Introduction: Woes are relative
Quoting Pope Francis, “one of the most needed virtues of modern time is hope.. no matter how hard life gets; this is often expressed in the simple act of a smile.”
Misfortune does not rest. It is seemingly unaware of Christmas recess or Summer break.
We know this all too well from the Covid-19 experience that spread relentlessly across the world.
Because most of us have had it relatively good for so long we may have moaned at our “mis-fortune”, perhaps not understanding that at the end of the day misfortune is relative.
We often need to look outside of ourselves to realise this. Nothing brings this point home more than a post from our friend and fellow hiker Carmel (https://www.facebook.com/carmel.pace.73/posts/10213892387183474) who in March 2020 lost his wife and everything else except the clothes on this back and nine months later there is no equitable end in sight. There are other severe personal misfortunes that hit close to home such as illness, death, loss of employment of a main bread winner, insolvencies and so on that make most of our “woes” pale in comparison.
We are our own enemies when we do not look beyond ourselves and be the change this world sorely needs.
“Lend a Helping Hand”: Looking outside ourselves
In the words of Martin Luther King, “Darkness cannot drive out darkness; only light can do that. Hate cannot drive out hate; only love can do that.”
And in Mother Theresa’s words, “Not all of us can do great things. But we can do small things with great love.”
We may not be able to individually change the whole world but we can change the world of a few individuals around us.
Within this spirit, XirCammini has launched the “Lend a Helping Hand” initiative for this Christmas:
In a nutshell, we are asking our XirCammini community and their friends, to put together a basket with 5 items, i.e. tinned food item and dried food item, a prepared beverage (excluding alcohol and soft drinks), an item of toiletry (or feminine hygiene) and a Christmas goodie.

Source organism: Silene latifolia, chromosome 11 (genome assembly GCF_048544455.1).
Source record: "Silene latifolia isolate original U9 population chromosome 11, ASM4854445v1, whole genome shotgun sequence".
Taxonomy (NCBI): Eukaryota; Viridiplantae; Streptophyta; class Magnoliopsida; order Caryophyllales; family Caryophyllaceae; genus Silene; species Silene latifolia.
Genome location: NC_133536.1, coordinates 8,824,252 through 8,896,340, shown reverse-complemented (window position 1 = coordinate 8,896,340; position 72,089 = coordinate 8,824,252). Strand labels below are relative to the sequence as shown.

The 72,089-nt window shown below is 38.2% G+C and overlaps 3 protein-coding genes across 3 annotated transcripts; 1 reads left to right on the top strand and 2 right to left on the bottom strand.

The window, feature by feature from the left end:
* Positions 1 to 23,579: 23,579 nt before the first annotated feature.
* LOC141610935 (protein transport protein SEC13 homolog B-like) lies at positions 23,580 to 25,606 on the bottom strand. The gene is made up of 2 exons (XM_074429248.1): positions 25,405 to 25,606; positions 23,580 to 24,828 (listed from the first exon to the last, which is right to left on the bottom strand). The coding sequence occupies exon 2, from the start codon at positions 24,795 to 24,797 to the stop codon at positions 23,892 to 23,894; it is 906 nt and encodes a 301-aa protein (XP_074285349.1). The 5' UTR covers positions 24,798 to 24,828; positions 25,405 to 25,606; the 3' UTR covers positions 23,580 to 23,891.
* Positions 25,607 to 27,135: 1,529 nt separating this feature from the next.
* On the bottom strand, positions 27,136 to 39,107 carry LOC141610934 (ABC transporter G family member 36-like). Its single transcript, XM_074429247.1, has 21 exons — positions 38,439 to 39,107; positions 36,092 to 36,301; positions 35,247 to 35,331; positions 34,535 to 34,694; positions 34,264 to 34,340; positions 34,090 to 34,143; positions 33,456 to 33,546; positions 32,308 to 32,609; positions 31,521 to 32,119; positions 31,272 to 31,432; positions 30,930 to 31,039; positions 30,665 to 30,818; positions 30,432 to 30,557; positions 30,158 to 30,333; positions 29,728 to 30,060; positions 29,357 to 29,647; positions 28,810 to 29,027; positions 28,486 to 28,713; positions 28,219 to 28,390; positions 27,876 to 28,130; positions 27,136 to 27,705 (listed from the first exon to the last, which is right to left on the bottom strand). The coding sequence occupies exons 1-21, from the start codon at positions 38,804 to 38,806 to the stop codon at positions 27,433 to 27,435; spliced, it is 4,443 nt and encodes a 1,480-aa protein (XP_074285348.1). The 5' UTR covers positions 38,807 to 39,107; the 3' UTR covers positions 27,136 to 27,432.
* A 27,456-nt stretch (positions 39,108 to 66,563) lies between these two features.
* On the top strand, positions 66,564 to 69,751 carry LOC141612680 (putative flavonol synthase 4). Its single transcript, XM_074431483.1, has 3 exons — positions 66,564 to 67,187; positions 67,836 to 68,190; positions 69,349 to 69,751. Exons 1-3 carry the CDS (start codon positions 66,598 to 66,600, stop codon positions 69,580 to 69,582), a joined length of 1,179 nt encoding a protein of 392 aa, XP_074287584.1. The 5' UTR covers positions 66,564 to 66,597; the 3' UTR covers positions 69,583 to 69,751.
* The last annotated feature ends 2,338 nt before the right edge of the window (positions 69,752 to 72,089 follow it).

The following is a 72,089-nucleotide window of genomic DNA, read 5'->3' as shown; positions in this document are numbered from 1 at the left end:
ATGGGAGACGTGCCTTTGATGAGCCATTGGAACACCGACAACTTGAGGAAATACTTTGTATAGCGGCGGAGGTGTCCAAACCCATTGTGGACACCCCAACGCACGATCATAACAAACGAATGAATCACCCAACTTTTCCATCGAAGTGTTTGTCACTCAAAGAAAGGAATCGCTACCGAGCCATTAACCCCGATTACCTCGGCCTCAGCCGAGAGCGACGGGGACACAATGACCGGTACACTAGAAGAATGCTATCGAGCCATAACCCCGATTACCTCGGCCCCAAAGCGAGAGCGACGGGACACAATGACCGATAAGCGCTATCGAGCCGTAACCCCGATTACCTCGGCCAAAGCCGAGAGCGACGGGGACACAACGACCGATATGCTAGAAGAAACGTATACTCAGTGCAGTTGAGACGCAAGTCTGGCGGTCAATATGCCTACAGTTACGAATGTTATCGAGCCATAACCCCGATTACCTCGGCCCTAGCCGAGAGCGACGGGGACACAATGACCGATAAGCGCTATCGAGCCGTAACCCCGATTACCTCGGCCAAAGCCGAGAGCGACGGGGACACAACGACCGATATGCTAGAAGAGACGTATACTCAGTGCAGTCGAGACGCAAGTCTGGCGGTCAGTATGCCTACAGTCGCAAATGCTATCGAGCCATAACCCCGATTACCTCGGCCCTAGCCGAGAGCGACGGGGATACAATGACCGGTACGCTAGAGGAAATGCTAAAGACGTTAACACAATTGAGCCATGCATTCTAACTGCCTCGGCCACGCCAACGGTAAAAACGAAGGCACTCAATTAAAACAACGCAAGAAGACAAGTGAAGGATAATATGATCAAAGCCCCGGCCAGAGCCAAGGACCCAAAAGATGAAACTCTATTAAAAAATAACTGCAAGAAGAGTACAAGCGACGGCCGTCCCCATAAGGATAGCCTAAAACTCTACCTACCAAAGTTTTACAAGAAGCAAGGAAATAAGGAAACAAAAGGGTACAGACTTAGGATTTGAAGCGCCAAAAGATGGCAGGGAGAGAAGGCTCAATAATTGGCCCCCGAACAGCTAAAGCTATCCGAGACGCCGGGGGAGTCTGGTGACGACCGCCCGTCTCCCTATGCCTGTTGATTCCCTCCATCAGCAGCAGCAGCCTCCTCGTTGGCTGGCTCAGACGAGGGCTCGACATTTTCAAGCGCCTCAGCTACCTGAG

We are not stipulating how much one should spend on putting the basket together (“il-qalb kollox”). Our only request is that in each bag, we have at least one of each of the above items.
These will be donated by XirCammini on behalf of all donors to one of our inner harbour parishes who run a food bank for the less fortunate in our society. We may not be in a position to bankroll banquets, but we will collectively put food on the table of (and Christmas goodies to children) who otherwise might go without.
We have organised 5 “drop-off” points for 12th December between 10:00 and 12:00 as follows:
- Ghajn Dwieli Car Park – John Darmanin 99476595
- Pembroke Parish – John Chircop 79618619
- Xemxija Kiosk Car Park – James Portelli 79046942
- Ta’ Qali Car Park (opposite US embassy) – Mark Mifsud 99440318
Conclusion: Advent | Anticipation
Last Sunday was the first Sunday of Advent. Advent is a time of anticipation. The anticipation of Christmas. A time of goodwill.
For those who believe, Christmas finds its fulfillment in Easter which, in turn, is meaningless without the rite of passage of Good Friday.. the ultimate act of giving. So, in a nutshell, Christmas derives its substance solely and directly from an act of selfless giving. And, in giving, we receive.
There is no grey area around this: Christmas is all about giving. The rest is only wrapping and without it, all the lights, colour and noise would be meaningless.
“ We can change the world one thought at a time, one child at a time, one family at a time, one community at a time, one city, one state and one country at a time,” Bryant McGill.
And in Dillon Burroughs, “God is calling you to change the world one life at a time and one small step at a time. Begin today where you are.”